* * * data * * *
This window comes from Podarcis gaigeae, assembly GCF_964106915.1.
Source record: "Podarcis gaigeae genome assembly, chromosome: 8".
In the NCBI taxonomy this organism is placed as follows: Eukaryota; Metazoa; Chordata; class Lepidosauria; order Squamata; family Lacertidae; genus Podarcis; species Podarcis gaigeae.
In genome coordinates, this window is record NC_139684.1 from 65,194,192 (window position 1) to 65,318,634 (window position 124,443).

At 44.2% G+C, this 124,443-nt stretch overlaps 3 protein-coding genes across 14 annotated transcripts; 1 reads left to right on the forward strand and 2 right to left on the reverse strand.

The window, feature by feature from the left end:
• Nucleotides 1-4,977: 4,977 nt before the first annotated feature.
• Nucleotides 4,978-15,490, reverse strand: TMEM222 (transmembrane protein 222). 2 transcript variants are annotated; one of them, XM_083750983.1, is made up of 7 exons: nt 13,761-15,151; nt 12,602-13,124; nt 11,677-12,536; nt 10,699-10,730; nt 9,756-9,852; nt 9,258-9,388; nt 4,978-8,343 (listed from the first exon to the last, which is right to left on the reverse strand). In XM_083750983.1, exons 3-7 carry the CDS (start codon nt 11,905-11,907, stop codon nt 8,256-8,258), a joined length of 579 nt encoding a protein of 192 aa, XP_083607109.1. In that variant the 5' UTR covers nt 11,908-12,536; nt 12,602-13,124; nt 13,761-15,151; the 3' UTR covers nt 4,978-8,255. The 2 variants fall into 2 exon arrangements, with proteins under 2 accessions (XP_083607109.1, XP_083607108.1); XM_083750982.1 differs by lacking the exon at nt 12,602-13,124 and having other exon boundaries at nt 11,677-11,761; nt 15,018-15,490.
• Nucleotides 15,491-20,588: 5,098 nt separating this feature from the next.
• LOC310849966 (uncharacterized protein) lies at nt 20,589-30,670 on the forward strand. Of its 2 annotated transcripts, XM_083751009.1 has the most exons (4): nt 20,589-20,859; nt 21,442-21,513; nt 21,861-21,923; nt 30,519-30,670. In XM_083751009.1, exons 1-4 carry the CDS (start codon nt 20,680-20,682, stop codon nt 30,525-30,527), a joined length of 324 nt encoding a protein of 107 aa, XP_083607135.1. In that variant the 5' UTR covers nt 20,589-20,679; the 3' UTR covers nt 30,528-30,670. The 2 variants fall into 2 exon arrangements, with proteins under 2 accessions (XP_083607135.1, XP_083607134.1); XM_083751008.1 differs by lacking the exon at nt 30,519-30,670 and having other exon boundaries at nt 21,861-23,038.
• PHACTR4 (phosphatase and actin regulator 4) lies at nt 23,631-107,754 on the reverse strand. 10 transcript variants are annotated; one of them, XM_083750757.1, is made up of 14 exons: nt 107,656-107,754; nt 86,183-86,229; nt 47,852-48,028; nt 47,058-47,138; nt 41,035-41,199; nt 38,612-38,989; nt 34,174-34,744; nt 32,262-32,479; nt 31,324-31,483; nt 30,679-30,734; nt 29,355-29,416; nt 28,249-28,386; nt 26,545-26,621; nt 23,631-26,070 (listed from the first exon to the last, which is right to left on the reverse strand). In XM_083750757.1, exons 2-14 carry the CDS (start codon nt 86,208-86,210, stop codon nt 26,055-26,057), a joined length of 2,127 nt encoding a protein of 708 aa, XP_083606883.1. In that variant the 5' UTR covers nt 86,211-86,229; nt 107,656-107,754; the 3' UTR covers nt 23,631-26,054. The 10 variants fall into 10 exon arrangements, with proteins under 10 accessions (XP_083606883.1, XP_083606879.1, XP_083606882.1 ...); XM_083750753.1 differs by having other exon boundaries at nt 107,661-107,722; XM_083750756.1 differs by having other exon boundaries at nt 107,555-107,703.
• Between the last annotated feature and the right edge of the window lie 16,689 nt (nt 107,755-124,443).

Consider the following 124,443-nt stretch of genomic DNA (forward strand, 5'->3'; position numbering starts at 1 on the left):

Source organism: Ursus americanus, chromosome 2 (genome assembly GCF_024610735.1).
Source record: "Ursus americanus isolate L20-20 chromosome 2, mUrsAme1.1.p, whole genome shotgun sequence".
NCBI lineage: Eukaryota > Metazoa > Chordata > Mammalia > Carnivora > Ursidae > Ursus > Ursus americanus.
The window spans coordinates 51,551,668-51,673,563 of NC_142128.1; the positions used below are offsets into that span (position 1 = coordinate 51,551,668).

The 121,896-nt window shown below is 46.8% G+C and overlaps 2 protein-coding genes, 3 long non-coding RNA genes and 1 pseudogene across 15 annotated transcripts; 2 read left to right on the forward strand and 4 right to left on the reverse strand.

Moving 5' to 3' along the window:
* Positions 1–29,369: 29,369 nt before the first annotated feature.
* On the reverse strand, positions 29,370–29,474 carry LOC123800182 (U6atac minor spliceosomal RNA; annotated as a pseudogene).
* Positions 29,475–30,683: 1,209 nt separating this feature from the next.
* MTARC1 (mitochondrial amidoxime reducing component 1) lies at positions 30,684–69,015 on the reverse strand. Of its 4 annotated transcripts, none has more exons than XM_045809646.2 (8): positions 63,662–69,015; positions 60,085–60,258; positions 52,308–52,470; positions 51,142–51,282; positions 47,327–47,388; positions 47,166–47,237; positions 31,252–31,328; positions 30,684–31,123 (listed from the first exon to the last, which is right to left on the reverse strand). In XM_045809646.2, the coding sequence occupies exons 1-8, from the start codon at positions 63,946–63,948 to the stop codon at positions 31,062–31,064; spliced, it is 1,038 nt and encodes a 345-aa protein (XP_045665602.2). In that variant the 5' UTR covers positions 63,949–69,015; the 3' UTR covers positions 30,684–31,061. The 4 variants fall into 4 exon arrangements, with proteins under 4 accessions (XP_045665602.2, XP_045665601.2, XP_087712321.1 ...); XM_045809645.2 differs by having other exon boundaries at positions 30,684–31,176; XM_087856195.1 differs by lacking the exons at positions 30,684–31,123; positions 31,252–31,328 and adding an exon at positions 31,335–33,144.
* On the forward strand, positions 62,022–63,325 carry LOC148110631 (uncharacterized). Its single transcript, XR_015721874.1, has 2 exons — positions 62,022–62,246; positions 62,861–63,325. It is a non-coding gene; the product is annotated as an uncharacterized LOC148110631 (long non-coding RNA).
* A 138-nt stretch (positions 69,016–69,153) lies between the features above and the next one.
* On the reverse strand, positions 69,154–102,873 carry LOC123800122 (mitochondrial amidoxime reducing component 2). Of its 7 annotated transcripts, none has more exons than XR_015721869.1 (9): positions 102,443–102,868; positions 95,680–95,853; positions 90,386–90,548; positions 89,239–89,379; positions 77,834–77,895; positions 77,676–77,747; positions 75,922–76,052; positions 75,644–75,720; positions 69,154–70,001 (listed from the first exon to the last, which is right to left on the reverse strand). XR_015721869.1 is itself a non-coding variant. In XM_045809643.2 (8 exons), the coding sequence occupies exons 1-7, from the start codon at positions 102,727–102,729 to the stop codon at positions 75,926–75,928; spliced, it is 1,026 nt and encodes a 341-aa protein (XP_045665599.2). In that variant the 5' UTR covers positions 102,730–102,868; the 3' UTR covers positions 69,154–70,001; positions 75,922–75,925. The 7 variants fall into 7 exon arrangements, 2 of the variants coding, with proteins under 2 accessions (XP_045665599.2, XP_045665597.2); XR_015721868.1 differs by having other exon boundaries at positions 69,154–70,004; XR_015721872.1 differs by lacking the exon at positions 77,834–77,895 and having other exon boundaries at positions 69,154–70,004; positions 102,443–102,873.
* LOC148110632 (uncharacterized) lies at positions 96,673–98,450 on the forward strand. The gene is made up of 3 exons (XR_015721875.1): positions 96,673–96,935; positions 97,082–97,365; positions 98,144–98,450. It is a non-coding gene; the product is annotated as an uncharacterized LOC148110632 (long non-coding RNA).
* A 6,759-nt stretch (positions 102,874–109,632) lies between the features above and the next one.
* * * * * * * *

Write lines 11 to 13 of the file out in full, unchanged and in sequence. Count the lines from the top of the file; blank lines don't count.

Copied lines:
• PHACTR4 (phosphatase and actin regulator 4) lies at nt 23,631-107,754 on the reverse strand. 10 transcript variants are annotated; one of them, XM_083750757.1, is made up of 14 exons: nt 107,656-107,754; nt 86,183-86,229; nt 47,852-48,028; nt 47,058-47,138; nt 41,035-41,199; nt 38,612-38,989; nt 34,174-34,744; nt 32,262-32,479; nt 31,324-31,483; nt 30,679-30,734; nt 29,355-29,416; nt 28,249-28,386; nt 26,545-26,621; nt 23,631-26,070 (listed from the first exon to the last, which is right to left on the reverse strand). In XM_083750757.1, exons 2-14 carry the CDS (start codon nt 86,208-86,210, stop codon nt 26,055-26,057), a joined length of 2,127 nt encoding a protein of 708 aa, XP_083606883.1. In that variant the 5' UTR covers nt 86,211-86,229; nt 107,656-107,754; the 3' UTR covers nt 23,631-26,054. The 10 variants fall into 10 exon arrangements, with proteins under 10 accessions (XP_083606883.1, XP_083606879.1, XP_083606882.1 ...); XM_083750753.1 differs by having other exon boundaries at nt 107,661-107,722; XM_083750756.1 differs by having other exon boundaries at nt 107,555-107,703.
• Between the last annotated feature and the right edge of the window lie 16,689 nt (nt 107,755-124,443).

Consider the following 124,443-nt stretch of genomic DNA (forward strand, 5'->3'; position numbering starts at 1 on the left):